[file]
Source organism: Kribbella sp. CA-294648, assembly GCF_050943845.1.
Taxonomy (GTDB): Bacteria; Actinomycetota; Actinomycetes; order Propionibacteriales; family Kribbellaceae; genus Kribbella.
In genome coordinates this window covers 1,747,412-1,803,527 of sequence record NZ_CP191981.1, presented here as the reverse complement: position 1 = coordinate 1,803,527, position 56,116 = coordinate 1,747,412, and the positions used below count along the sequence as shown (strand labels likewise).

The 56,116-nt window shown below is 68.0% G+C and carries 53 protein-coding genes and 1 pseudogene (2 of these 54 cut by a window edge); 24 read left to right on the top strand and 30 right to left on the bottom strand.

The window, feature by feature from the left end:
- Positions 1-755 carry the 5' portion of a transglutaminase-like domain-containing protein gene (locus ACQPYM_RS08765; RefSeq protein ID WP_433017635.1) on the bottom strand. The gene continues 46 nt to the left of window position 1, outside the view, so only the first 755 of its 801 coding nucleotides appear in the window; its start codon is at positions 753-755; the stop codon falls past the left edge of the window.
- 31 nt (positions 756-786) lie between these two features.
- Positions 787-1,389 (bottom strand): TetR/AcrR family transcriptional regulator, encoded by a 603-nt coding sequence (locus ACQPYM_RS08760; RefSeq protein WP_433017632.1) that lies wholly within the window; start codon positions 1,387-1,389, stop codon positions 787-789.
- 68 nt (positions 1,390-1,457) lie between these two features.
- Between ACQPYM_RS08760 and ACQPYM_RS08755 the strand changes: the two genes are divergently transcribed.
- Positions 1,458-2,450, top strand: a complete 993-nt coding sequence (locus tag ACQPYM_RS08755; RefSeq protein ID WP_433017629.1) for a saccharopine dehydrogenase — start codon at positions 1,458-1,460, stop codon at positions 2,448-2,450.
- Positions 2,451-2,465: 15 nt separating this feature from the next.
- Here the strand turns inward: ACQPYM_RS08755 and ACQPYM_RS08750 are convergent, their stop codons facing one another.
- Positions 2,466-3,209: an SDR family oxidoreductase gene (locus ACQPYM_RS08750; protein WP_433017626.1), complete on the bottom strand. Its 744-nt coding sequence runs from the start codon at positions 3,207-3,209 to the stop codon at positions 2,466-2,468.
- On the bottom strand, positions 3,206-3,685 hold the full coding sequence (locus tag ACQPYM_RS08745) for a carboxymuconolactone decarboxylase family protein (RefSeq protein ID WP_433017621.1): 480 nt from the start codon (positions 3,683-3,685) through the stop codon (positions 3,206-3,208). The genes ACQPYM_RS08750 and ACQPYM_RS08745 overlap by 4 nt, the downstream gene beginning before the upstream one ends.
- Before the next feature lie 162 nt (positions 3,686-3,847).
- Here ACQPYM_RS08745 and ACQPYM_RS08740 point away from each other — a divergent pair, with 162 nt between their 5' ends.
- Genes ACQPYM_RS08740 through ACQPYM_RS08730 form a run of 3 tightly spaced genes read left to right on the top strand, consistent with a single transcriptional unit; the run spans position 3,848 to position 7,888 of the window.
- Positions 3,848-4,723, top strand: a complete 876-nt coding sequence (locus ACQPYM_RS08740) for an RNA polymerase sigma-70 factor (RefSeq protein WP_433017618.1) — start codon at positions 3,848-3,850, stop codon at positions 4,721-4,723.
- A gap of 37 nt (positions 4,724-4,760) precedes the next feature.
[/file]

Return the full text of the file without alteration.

Source organism: Kribbella sp. CA-294648, assembly GCF_050943845.1.
Taxonomy (GTDB): Bacteria; Actinomycetota; Actinomycetes; order Propionibacteriales; family Kribbellaceae; genus Kribbella.
In genome coordinates this window covers 1,747,412-1,803,527 of sequence record NZ_CP191981.1, presented here as the reverse complement: position 1 = coordinate 1,803,527, position 56,116 = coordinate 1,747,412, and the positions used below count along the sequence as shown (strand labels likewise).

The 56,116-nt window shown below is 68.0% G+C and carries 53 protein-coding genes and 1 pseudogene (2 of these 54 cut by a window edge); 24 read left to right on the top strand and 30 right to left on the bottom strand.

The window, feature by feature from the left end:
- Positions 1-755 carry the 5' portion of a transglutaminase-like domain-containing protein gene (locus ACQPYM_RS08765; RefSeq protein ID WP_433017635.1) on the bottom strand. The gene continues 46 nt to the left of window position 1, outside the view, so only the first 755 of its 801 coding nucleotides appear in the window; its start codon is at positions 753-755; the stop codon falls past the left edge of the window.
- 31 nt (positions 756-786) lie between these two features.
- Positions 787-1,389 (bottom strand): TetR/AcrR family transcriptional regulator, encoded by a 603-nt coding sequence (locus ACQPYM_RS08760; RefSeq protein WP_433017632.1) that lies wholly within the window; start codon positions 1,387-1,389, stop codon positions 787-789.
- 68 nt (positions 1,390-1,457) lie between these two features.
- Between ACQPYM_RS08760 and ACQPYM_RS08755 the strand changes: the two genes are divergently transcribed.
- Positions 1,458-2,450, top strand: a complete 993-nt coding sequence (locus tag ACQPYM_RS08755; RefSeq protein ID WP_433017629.1) for a saccharopine dehydrogenase — start codon at positions 1,458-1,460, stop codon at positions 2,448-2,450.
- Positions 2,451-2,465: 15 nt separating this feature from the next.
- Here the strand turns inward: ACQPYM_RS08755 and ACQPYM_RS08750 are convergent, their stop codons facing one another.
- Positions 2,466-3,209: an SDR family oxidoreductase gene (locus ACQPYM_RS08750; protein WP_433017626.1), complete on the bottom strand. Its 744-nt coding sequence runs from the start codon at positions 3,207-3,209 to the stop codon at positions 2,466-2,468.
- On the bottom strand, positions 3,206-3,685 hold the full coding sequence (locus tag ACQPYM_RS08745) for a carboxymuconolactone decarboxylase family protein (RefSeq protein ID WP_433017621.1): 480 nt from the start codon (positions 3,683-3,685) through the stop codon (positions 3,206-3,208). The genes ACQPYM_RS08750 and ACQPYM_RS08745 overlap by 4 nt, the downstream gene beginning before the upstream one ends.
- Before the next feature lie 162 nt (positions 3,686-3,847).
- Here ACQPYM_RS08745 and ACQPYM_RS08740 point away from each other — a divergent pair, with 162 nt between their 5' ends.
- Genes ACQPYM_RS08740 through ACQPYM_RS08730 form a run of 3 tightly spaced genes read left to right on the top strand, consistent with a single transcriptional unit; the run spans position 3,848 to position 7,888 of the window.
- Positions 3,848-4,723, top strand: a complete 876-nt coding sequence (locus ACQPYM_RS08740) for an RNA polymerase sigma-70 factor (RefSeq protein WP_433017618.1) — start codon at positions 3,848-3,850, stop codon at positions 4,721-4,723.
- A gap of 37 nt (positions 4,724-4,760) precedes the next feature.